On Tuesday, Feb. 14, CVA ecology classes and ecology club members learned about solar power technology, careers in solar energy, advances in combining agriculture with solar projects, and the challenges of siting solar projects.
Project Developer Josh Bennett and intern Courtney LaRocca of EDF Renewables( EDFR) (EDRF) shared the solar industry's and their company's efforts to move New York toward the state's goal of 70 percent renewable energy by 2030.
Mr. Bennet noted that as systems advance toward electrified power, one of the biggest challenges to expanded electric power is the need for an efficient, reliable, and interconnected power grid. The U.S. is divided into power distribution regions, each with its own electric grid. Currently, those systems are not interconnected and cannot move excess power from one region to another.
Transmission can also be a problem within a region. Because the energy supply industry does not presently have the capacity to store large amounts of power, each watt of electricity generated needs to flow immediately into transmission lines. This is true for all solar installations, whether large-scale projects and solar panels on a home. That means companies must site solar installations near transmission lines that have available capacity.
A recent advance for the local solar and agricultural industries is a cooperative agrivoltaics study with Cornell University. This study identified farming opportunities that could co-exist with solar panels. Matching solar sites with compatible agricultural opportunities keeps agricultural land in production, a major concern in rural communities. Not all agriculture is suitable on a solar site. The study shows that a farmer could graze sheep or Aberdeen or lowline cattle on a solar panel site without risk to the equipment or animals. Dairy or goats, however, risk damage to the equipment. Researchers also recognized that grazing animals reduce the need for mowing and property maintenance, reducing the risk of damage from mowers and trimmers. They also identified opportunities to raise native blooming plants for honeybees and honey production. Other opportunities include certain row crops such as tomatoes and celery that thrive under the partial shade of the panels. Agrivoltaics draws much of it research from work done in Colorado and Oregon. A creative example of a successful agrivoltaic project is Jack's Solar Garden. EDFR recognizes that climate and local markets are different, so the company has partnered with a variety of partners to determine which crops would be viable locally.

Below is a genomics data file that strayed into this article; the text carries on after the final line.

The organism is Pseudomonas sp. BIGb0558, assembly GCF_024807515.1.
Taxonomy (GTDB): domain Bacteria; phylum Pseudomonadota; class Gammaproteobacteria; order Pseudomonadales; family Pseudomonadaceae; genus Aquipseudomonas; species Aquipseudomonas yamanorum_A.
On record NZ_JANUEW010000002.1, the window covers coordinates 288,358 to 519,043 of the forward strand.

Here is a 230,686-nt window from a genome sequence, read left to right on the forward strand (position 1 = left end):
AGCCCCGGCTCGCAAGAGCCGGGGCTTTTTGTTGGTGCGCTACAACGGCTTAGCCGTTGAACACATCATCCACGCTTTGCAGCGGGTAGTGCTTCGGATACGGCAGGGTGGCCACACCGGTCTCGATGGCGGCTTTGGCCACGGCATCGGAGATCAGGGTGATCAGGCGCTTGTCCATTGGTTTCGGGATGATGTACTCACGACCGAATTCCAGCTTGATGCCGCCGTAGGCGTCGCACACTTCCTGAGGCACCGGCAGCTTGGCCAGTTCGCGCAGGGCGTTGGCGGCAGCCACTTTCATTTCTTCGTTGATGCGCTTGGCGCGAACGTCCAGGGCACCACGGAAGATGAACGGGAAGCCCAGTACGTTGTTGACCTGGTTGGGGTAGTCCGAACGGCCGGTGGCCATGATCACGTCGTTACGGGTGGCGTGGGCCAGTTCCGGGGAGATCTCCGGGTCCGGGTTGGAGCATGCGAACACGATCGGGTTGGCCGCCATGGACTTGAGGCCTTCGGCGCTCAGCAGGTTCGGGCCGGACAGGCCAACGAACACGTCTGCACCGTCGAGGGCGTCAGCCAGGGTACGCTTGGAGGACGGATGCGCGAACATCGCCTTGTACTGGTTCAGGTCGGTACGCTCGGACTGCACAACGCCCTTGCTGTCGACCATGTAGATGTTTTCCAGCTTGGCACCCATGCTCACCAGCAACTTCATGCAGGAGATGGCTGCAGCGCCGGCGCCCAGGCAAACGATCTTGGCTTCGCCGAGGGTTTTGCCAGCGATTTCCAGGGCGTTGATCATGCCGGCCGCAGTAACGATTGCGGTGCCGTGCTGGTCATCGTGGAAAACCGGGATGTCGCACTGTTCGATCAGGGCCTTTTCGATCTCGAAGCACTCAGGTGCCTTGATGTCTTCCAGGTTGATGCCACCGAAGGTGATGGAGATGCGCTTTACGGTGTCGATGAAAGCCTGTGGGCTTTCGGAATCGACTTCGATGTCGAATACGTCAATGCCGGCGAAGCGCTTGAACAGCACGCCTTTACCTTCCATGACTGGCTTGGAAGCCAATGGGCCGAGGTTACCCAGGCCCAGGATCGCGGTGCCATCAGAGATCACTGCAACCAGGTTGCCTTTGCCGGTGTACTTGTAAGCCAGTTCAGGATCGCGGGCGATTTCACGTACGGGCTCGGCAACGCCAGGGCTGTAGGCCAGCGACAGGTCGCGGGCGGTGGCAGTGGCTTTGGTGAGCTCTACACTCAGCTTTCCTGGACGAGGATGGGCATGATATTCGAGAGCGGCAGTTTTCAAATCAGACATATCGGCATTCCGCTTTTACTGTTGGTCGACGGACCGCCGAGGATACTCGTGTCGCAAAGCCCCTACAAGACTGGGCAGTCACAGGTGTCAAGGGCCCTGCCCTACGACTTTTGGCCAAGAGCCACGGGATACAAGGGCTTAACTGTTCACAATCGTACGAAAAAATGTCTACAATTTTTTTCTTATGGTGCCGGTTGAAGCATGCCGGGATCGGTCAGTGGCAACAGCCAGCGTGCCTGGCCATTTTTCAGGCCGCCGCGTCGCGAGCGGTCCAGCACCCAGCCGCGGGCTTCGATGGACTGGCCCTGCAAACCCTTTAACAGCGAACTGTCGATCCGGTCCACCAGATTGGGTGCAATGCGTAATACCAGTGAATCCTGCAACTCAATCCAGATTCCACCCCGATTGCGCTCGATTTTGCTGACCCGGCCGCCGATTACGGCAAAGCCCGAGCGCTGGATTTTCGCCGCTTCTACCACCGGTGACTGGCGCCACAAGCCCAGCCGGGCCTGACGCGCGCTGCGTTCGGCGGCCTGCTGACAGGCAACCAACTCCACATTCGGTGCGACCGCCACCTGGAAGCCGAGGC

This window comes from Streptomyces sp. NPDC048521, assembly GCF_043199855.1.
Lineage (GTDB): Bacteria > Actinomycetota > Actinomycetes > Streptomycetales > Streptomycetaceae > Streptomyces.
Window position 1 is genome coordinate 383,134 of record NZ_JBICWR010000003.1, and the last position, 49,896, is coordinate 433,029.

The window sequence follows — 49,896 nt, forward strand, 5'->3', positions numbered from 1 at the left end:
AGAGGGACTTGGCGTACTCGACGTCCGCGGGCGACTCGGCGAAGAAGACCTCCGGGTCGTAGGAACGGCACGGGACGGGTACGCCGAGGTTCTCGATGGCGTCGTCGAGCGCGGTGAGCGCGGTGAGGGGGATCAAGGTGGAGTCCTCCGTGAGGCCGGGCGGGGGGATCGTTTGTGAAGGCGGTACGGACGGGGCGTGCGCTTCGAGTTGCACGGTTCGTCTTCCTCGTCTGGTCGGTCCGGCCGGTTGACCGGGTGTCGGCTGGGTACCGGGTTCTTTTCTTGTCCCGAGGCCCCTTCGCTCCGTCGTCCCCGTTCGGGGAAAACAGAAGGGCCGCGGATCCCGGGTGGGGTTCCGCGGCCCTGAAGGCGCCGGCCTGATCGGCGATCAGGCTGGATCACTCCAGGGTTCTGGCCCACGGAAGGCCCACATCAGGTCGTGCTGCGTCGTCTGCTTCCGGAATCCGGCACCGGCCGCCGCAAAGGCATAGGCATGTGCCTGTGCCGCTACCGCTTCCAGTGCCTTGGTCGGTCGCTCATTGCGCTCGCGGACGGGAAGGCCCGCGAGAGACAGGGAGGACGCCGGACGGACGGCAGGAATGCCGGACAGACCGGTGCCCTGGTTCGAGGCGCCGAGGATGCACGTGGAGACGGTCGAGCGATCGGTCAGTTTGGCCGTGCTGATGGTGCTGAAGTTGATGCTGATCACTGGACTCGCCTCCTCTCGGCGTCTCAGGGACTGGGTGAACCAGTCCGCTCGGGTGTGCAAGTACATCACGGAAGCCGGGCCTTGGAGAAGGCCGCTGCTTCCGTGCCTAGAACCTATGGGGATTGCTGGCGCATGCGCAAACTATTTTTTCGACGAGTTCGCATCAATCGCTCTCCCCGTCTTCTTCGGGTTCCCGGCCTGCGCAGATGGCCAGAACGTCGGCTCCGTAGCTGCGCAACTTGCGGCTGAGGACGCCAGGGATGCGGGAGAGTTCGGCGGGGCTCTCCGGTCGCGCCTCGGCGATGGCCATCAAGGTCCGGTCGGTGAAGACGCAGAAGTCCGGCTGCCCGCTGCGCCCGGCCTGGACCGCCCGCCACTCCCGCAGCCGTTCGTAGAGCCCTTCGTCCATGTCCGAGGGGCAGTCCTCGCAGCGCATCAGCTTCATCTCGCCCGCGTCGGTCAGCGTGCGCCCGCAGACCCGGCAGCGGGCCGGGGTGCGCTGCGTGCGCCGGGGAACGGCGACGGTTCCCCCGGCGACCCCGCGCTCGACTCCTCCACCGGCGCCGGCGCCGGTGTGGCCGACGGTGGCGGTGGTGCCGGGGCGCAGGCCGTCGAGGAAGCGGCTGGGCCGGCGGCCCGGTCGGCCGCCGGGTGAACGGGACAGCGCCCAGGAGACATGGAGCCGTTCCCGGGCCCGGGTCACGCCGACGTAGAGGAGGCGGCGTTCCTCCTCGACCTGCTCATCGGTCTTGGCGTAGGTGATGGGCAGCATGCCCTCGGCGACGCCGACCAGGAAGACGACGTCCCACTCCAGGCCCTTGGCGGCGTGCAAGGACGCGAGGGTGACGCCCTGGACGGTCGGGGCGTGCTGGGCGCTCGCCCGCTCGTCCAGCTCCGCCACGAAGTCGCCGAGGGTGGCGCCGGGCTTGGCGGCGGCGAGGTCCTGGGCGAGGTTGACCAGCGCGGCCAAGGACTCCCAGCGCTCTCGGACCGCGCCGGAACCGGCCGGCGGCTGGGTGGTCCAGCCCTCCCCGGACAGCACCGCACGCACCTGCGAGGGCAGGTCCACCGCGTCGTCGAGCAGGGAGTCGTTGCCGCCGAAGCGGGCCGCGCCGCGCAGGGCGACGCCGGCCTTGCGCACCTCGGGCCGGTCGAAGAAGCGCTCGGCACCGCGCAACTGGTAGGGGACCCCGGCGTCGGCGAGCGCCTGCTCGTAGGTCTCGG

Solar projects also represent economic opportunity for landowners, residents, and local taxpayers. Property owners lease the land to the solar company, but retain ownership. Under the agrivoltaic model, those lease payments could be the financial boost that enables a farmer to continue farming. Construction adds as many as 300 local jobs, from equipment operators and welders to electricians and wildlife biologists. Mr. Bennett said the construction site could support a food truck and other local dining establishments for two years. Once the facility is operational, an additional five people are needed for repairs and maintenance. Local taxpayers benefit from the PILOT agreement (payment in lieu of taxes between the company and local municipalities and schools, helping offset the local tax burden.
Despite the many positives, some people have concerns.
Mr. Bennett said he tries to address those concerns as they arise. He listed his responses to the most common questions concerning solar power. Agrivoltaics ensures farmland preservation. Proper siting reduces or eliminates project visibility. Local studies and conversations with hunters lessens the impact on area wildlife.
During and after the presentation, he fielded questions from the students and the faculty present. He addressed the current level of renewable energy in New York (about 28 percent), local opposition to solar projects, and the effect on wildlife and hunting.
EDFR is currently working on a project in the Town of Columbia. This 350 MW facility would generate enough electricity to power 80,000 average U.S. homes. It would involve 1,800-2,000 acres, with roughly 25 percent used for solar panels and the remainder for buffer areas and setbacks.
EDFR's visit was arranged by the Expertise Project (ExPr). ExPr attempts to narrow the gap between students and local employers. The group works to introduce students to the people and careers that exist in their own communities. Equally important, ExPr shows students what skills they need for those jobs and how to build those skills. A local economy is only as strong as the jobs it provides, and local businesses only exist when there is a skilled workforce.
Expertise Project representatives set up six sets of virtual headsets. The headsets provided students with a 360 degree view of a solar installation during various stages of construction. Following are portions of three of the images (Note: The images are distorted because they are mean to be viewed with a virtual headset.)